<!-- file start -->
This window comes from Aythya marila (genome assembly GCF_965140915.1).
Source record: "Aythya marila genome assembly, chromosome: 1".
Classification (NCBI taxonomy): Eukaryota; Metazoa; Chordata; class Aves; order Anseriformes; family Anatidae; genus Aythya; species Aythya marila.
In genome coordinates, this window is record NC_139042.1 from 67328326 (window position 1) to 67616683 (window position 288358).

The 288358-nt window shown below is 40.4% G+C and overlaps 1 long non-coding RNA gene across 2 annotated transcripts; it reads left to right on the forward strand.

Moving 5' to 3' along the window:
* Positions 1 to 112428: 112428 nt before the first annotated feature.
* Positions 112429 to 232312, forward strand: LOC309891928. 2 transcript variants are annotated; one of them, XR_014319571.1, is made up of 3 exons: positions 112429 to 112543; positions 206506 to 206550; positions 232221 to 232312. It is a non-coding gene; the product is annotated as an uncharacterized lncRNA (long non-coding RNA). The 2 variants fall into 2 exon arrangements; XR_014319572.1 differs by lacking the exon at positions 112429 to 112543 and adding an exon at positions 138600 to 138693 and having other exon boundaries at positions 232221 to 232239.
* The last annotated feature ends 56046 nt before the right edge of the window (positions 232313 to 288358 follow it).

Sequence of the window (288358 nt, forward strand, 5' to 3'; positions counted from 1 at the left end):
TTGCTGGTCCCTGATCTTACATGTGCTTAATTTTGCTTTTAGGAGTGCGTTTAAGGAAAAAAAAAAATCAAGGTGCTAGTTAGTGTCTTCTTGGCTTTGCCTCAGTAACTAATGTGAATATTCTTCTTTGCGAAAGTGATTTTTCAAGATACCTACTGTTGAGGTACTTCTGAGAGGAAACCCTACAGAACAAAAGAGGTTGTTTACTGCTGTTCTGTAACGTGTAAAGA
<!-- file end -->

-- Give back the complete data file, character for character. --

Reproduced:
This window comes from Aythya marila (genome assembly GCF_965140915.1).
Source record: "Aythya marila genome assembly, chromosome: 1".
Classification (NCBI taxonomy): Eukaryota; Metazoa; Chordata; class Aves; order Anseriformes; family Anatidae; genus Aythya; species Aythya marila.
In genome coordinates, this window is record NC_139042.1 from 67328326 (window position 1) to 67616683 (window position 288358).

The 288358-nt window shown below is 40.4% G+C and overlaps 1 long non-coding RNA gene across 2 annotated transcripts; it reads left to right on the forward strand.

Moving 5' to 3' along the window:
* Positions 1 to 112428: 112428 nt before the first annotated feature.
* Positions 112429 to 232312, forward strand: LOC309891928. 2 transcript variants are annotated; one of them, XR_014319571.1, is made up of 3 exons: positions 112429 to 112543; positions 206506 to 206550; positions 232221 to 232312. It is a non-coding gene; the product is annotated as an uncharacterized lncRNA (long non-coding RNA). The 2 variants fall into 2 exon arrangements; XR_014319572.1 differs by lacking the exon at positions 112429 to 112543 and adding an exon at positions 138600 to 138693 and having other exon boundaries at positions 232221 to 232239.
* The last annotated feature ends 56046 nt before the right edge of the window (positions 232313 to 288358 follow it).

Sequence of the window (288358 nt, forward strand, 5' to 3'; positions counted from 1 at the left end):
TTGCTGGTCCCTGATCTTACATGTGCTTAATTTTGCTTTTAGGAGTGCGTTTAAGGAAAAAAAAAAATCAAGGTGCTAGTTAGTGTCTTCTTGGCTTTGCCTCAGTAACTAATGTGAATATTCTTCTTTGCGAAAGTGATTTTTCAAGATACCTACTGTTGAGGTACTTCTGAGAGGAAACCCTACAGAACAAAAGAGGTTGTTTACTGCTGTTCTGTAACGTGTAAAGA